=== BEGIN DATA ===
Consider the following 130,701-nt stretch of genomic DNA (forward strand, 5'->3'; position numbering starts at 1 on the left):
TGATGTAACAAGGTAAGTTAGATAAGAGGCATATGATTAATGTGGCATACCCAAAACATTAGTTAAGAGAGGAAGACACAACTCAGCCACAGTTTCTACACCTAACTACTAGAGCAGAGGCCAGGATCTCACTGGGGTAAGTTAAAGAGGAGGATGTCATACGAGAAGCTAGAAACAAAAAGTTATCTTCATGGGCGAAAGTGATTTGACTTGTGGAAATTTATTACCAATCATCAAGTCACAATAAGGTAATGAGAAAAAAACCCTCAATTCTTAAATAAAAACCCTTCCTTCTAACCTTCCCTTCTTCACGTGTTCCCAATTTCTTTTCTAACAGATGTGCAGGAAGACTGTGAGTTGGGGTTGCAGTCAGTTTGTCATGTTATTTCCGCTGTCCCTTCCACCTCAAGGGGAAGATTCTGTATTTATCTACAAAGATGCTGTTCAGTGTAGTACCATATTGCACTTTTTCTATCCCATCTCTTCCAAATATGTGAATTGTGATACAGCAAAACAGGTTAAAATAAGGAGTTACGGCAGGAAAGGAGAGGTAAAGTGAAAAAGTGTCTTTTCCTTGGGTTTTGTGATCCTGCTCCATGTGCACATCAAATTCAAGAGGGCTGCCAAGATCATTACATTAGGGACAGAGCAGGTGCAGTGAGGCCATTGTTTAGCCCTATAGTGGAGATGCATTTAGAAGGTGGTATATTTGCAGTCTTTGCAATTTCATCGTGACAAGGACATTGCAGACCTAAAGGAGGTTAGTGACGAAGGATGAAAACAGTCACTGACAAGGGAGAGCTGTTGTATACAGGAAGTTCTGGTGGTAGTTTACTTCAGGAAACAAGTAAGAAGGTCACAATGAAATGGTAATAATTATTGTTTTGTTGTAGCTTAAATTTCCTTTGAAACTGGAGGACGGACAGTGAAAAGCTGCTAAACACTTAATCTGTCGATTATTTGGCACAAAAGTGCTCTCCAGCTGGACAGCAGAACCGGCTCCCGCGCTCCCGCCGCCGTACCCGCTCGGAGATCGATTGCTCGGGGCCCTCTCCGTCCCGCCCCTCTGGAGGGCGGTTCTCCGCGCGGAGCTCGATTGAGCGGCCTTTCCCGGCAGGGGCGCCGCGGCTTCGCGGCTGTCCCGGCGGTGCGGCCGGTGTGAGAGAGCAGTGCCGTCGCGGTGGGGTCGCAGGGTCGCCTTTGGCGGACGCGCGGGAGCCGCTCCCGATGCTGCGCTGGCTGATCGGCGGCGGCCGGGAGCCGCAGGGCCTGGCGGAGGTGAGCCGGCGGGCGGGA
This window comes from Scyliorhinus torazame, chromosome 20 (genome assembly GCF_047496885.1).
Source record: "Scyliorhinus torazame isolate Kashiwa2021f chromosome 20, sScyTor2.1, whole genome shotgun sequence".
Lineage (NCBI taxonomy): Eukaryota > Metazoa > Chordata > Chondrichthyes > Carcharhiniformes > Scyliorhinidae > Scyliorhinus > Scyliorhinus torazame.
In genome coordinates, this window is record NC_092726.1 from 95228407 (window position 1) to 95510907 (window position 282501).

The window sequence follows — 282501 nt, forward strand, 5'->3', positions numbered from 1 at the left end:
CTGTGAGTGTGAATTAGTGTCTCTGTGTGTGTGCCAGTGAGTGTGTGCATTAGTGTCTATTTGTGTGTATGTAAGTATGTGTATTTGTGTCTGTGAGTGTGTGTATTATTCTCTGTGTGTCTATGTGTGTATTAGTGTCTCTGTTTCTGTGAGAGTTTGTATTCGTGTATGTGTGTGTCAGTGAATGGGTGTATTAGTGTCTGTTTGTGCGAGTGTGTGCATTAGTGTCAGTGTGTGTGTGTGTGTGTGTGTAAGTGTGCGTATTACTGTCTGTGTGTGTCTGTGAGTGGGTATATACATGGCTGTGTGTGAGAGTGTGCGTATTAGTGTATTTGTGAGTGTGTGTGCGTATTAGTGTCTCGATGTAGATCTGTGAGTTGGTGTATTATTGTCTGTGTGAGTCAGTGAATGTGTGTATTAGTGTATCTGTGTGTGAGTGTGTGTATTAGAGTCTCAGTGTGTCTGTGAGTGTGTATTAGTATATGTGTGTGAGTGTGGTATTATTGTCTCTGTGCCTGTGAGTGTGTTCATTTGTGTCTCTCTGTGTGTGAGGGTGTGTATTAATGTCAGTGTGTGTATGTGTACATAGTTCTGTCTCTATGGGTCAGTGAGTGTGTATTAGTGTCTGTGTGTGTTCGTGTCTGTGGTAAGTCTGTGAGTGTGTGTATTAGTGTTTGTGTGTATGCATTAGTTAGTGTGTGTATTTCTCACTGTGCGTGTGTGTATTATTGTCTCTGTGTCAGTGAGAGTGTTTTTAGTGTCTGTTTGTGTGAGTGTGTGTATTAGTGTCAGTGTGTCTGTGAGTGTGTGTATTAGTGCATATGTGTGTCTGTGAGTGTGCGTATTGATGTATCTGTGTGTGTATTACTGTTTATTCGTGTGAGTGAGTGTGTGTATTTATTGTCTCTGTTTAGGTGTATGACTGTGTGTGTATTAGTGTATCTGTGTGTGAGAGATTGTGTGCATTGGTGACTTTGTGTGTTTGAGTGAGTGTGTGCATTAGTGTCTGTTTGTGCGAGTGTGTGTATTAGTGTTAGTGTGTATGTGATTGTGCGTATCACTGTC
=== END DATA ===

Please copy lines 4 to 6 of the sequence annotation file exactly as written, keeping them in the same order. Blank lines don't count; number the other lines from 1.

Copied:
Source record: "Scyliorhinus torazame isolate Kashiwa2021f chromosome 20, sScyTor2.1, whole genome shotgun sequence".
Lineage (NCBI taxonomy): Eukaryota > Metazoa > Chordata > Chondrichthyes > Carcharhiniformes > Scyliorhinidae > Scyliorhinus > Scyliorhinus torazame.
In genome coordinates, this window is record NC_092726.1 from 95228407 (window position 1) to 95510907 (window position 282501).